Mental health in the workplace


10th October is World Mental Health Awareness Day. It is a day for global mental health education, awareness and advocacy against social stigma. Mental health is just as important as physical health. This is why I am writing this blog, So Energy and I believe it's ok to talk about mental health.

Mental health is sometimes seen as a taboo subject to many, we’re trying to break that. We feel it’s important to be able to speak to others when you need to, feel secure in your workplace and have help when you need it.

The Government's Department of Health advises that 1 in 4 of us will experience mental ill health at some point in our lives. Therefore, it’s important that employers and their employees take steps to promote positive mental health and support those experiencing mental ill health. We know it's not only important to support our employees but also our customers.



Mental Health Explained

Offering help to our customers is always at the forefront of our customer service team. However, making customers aware we can help more than just picking up the phone or responding to an email. We have the ‘Priority Service Register’ (PSR) this allows customers to inform us of their specific needs/requirements to help them whilst we supply their property with energy. If you require help or assistance, please have a look at our FAQs for more information on PSR - http://bit.ly/SoEnergyPSR

Be it emotional, psychological or social well-being - in or outside of work, our mental state helps us carry out day to day tasks, determines how we handle stress, make choices and relate to others.

Mental ill health ranges from feeling 'a bit down' to common disorders such as anxiety and depression to more severe and less common conditions such as bipolar disorder or schizophrenia.

Most people's mental health will not just be continuously good. It can rise and fall depending on pressures and/or experiences in their life. A person may therefore feel in good mental health generally but also experience stress or anxiety from time to time.


Why addressing mental health is important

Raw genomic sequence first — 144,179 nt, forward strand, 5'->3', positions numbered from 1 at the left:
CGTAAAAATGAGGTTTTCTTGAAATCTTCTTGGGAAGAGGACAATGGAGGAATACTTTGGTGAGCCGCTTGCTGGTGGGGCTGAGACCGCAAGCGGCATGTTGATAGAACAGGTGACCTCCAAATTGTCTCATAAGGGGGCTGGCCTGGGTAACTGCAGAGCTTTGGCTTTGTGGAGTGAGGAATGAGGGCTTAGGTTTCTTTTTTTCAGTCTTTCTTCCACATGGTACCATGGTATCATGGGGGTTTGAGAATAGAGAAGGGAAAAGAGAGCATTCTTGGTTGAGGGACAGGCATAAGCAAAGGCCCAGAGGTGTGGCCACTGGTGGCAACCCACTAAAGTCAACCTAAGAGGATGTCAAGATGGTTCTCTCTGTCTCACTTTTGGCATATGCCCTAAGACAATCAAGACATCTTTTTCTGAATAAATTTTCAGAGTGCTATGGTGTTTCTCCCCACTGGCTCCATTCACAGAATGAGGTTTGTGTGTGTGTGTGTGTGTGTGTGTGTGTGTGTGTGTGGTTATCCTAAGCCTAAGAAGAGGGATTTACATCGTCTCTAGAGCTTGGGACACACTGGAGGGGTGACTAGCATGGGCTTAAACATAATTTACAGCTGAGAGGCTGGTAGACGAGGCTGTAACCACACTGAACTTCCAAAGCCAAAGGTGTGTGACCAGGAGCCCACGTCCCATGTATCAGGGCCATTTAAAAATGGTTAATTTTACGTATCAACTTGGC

People that feel good about themselves often work productively, interact well with colleagues and make a valuable contribution to the workplace.

A recent Chartered Institute of Personnel and Development study highlighted the impact that mental ill health can have on organisations. The study found that:

  • 37% of sufferers are more likely to get into conflict with colleagues
  • 57% find it harder to juggle multiple tasks
  • 80% find it difficult to concentrate
  • 62% take longer to do tasks
  • 50% are potentially less patient with customers/clients.

The study also found that, for the first time, stress is the major cause of long-term absence in manual and non-manual workers.


Further support if you are experiencing mental health issues

If you are experiencing mental ill health there is help and support for you.

  • Access to work that can provide advice and an assessment of workplace needs if you have a disability or a long-term health condition and are already in work or about to start. Grants may be available to help cover the cost of workplace adaptations to enable you to carry out your job without being at a disadvantage. For more information, go to www.gov.uk/access-to-work.
  • Improved Access to Psychological Therapies (IAPT) / Wellbeing Services exist in all localities but there's not a single point of access. You should check with your GP surgery to see if this may be available near you.
  • Mind is the leading mental health charity in England and Wales. Their helpline and website provide information and support to empower anyone experiencing mental ill health and general advice on mental health-related law. For more information, go to www.mind.org.uk or call 0300 123 3393.
  • NHS choices has a website that offers information and practical advice for anyone experiencing mental ill health. For more information, go to www.nhs.uk/livewell/mentalhealth.
  • Remploy offers a free and confidential Workplace Mental Health Support Service if you are absent from work or finding work difficult because of a mental health condition. It aims to help people remain in (or return to) their role. For more information, go to www.remploy.co.uk or call 0300 456 8114.
  • Rethink Mental Illness is the largest national voluntary sector provider of mental health services, offering support groups, advice and information on mental health problems. For more information, go to www.rethink.org or call 0300 500 0927.
  • Trade unions - if you are a trade union member, you can seek help and guidance from your trade union representative.


Remember it’s ok to talk about mental health.




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